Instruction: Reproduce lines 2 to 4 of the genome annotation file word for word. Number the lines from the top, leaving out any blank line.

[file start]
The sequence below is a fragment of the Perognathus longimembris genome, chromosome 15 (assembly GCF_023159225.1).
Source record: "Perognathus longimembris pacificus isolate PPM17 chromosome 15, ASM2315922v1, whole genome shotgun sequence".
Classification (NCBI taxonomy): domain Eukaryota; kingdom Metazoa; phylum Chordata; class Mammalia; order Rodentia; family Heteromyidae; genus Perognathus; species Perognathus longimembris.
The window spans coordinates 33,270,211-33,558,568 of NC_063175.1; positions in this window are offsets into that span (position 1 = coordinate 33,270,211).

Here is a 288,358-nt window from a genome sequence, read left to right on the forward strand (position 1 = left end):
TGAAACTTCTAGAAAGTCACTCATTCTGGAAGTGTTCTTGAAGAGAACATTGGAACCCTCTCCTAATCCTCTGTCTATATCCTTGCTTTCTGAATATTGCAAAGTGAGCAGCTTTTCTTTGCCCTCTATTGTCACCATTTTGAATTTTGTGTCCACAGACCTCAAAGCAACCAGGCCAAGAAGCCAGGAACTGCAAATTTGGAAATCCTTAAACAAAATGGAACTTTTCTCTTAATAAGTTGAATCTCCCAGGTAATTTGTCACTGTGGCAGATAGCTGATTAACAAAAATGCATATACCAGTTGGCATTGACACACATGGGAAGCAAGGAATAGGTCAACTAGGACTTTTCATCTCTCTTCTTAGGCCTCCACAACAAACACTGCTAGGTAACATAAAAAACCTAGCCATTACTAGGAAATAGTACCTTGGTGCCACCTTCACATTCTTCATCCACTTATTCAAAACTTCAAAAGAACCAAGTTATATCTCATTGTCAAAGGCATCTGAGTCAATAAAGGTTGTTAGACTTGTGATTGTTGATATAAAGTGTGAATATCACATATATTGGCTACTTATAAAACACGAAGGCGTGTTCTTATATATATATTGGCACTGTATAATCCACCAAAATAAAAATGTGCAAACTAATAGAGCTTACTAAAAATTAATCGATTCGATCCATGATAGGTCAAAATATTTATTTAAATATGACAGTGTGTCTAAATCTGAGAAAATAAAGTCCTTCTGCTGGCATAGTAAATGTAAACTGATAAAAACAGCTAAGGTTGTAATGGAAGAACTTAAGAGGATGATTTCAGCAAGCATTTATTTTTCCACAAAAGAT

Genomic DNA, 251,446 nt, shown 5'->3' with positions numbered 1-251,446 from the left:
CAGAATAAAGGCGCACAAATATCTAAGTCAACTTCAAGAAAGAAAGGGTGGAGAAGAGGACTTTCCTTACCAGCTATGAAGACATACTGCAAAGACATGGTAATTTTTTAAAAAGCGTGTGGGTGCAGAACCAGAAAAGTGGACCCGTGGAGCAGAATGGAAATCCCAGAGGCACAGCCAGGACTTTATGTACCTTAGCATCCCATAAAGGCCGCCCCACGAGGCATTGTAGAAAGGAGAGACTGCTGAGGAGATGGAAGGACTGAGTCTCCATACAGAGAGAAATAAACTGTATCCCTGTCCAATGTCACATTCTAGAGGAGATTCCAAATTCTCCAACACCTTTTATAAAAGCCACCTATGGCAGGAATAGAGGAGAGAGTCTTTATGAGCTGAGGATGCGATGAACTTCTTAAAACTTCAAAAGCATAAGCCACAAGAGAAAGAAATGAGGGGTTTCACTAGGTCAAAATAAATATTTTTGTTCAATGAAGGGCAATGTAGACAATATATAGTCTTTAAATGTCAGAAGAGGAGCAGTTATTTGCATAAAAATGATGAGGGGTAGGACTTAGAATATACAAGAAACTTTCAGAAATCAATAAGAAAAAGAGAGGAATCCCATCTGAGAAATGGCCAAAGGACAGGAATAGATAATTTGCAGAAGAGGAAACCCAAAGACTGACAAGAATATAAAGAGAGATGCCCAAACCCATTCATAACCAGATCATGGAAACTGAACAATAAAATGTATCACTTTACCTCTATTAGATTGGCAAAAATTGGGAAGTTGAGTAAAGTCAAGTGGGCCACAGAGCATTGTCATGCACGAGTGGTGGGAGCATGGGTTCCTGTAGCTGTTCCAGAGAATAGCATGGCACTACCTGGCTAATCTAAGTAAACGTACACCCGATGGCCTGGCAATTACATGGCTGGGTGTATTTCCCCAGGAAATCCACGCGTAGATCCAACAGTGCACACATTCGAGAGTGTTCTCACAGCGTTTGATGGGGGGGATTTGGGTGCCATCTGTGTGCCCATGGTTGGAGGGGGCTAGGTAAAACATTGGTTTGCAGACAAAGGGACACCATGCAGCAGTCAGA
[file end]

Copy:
Source record: "Perognathus longimembris pacificus isolate PPM17 chromosome 15, ASM2315922v1, whole genome shotgun sequence".
Classification (NCBI taxonomy): domain Eukaryota; kingdom Metazoa; phylum Chordata; class Mammalia; order Rodentia; family Heteromyidae; genus Perognathus; species Perognathus longimembris.
The window spans coordinates 33,270,211-33,558,568 of NC_063175.1; positions in this window are offsets into that span (position 1 = coordinate 33,270,211).